If it is love, it doesn’t hurt: psychodynamics of stalking

If it is love, it doesn’t hurt: psychodynamics of stalking

Often one wonders why a subject cannot accept the end of a relationship. “Leave me free to leave you,” he heard himself referring to those sentimental relationships in which one of the two partners is unable to agree to the breakdown of the bond and insists on perpetrating it even against the will of the other.


We would not like to ask ourselves this problem, or at least not with the frequency imposed on us by everyday reality. Instead, there are people who seem denied the right to separate from their partner, for a reason that escapes logic, ethics, a sense of justice. But why does a male subject fail to resign himself to the loss of his partner?

A possible explanation could be found by going back to the psychic conception that Freud attributes to falling in love, considered a far more lasting investment than the sexual drive, which can be felt towards any person, is ephemeral and merely aimed at satisfying a physiological libido. On the contrary, falling in love is distinguished from the sexual drive by its duration and its directionality towards an irreplaceable, non-substitutable and stable object over time (Freud, 1921).

Freud speaks of it as a drive “inhibited in the goal” precisely in reference to a need that is not only discharged with contentment, since its origin is not identifiable in a physical drive, but in an affective necessity (Freud, 1921) .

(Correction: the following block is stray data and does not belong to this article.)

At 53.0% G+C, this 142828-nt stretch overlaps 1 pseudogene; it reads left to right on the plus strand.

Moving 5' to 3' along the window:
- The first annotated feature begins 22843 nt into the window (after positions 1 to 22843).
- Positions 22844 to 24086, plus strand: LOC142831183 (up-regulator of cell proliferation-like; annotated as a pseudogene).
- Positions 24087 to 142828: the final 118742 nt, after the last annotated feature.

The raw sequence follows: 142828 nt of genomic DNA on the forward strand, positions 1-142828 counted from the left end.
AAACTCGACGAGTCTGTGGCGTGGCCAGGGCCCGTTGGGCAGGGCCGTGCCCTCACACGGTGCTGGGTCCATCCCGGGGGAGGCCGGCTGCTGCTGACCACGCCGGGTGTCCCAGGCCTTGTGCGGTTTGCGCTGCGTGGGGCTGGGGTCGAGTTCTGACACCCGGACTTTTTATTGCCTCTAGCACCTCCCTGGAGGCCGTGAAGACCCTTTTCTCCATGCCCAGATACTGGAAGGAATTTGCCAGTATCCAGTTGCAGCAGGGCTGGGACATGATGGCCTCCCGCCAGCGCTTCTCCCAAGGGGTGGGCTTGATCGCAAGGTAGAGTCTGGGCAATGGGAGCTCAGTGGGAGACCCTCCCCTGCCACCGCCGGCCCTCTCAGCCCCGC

In this sense, the love object becomes an affective investment of vital importance: by loving someone, the ego becomes impoverished, sacrifices itself for the good of the loved object, strips itself of parts of itself in order to approach the fine object. to let them own it entirely. In this phase of falling in love there is also a strong idealizing connotation, by reason of which the loved object embodies the Ego Ideal, that is all that is desired, all that one would like to be.

But investing oneself in the object of love also reaffirms a form of identity that Freud defines as social, defining it not as an alternative to the individual one, but complementary, in a certain sense necessary. Bonding to another is also a means to affirm yourself, to build a stable and secure identity. One cannot exist without the other, and the love relationship is a confirmation of it. This testifies how by falling in love the subject manages to affirm his own relational identity (Freud, 1921).

Therefore falling in love does not only represent a phase of libidinal investment towards someone other than the Self, but also an affirmation of one’s identity, which in the other is recognized and structured.

When a love story comes to an end, the subject must take possession of the parts of the Self that he had invested in the other, must cease to consider it as a libidinal object and ascertain the detachment from him. His task is to separate from his partner, to de-idealize him, to renounce seeing him as the goal of his emotional drive.

As much as the separation may represent an emotionally destabilizing event, after an initial imbalance of the affective homeostasis the subject manages to reconstruct his own individual identity and resigns himself to the breaking of the bond waiting to reinvest in a new love object. These are the stages of functional separation.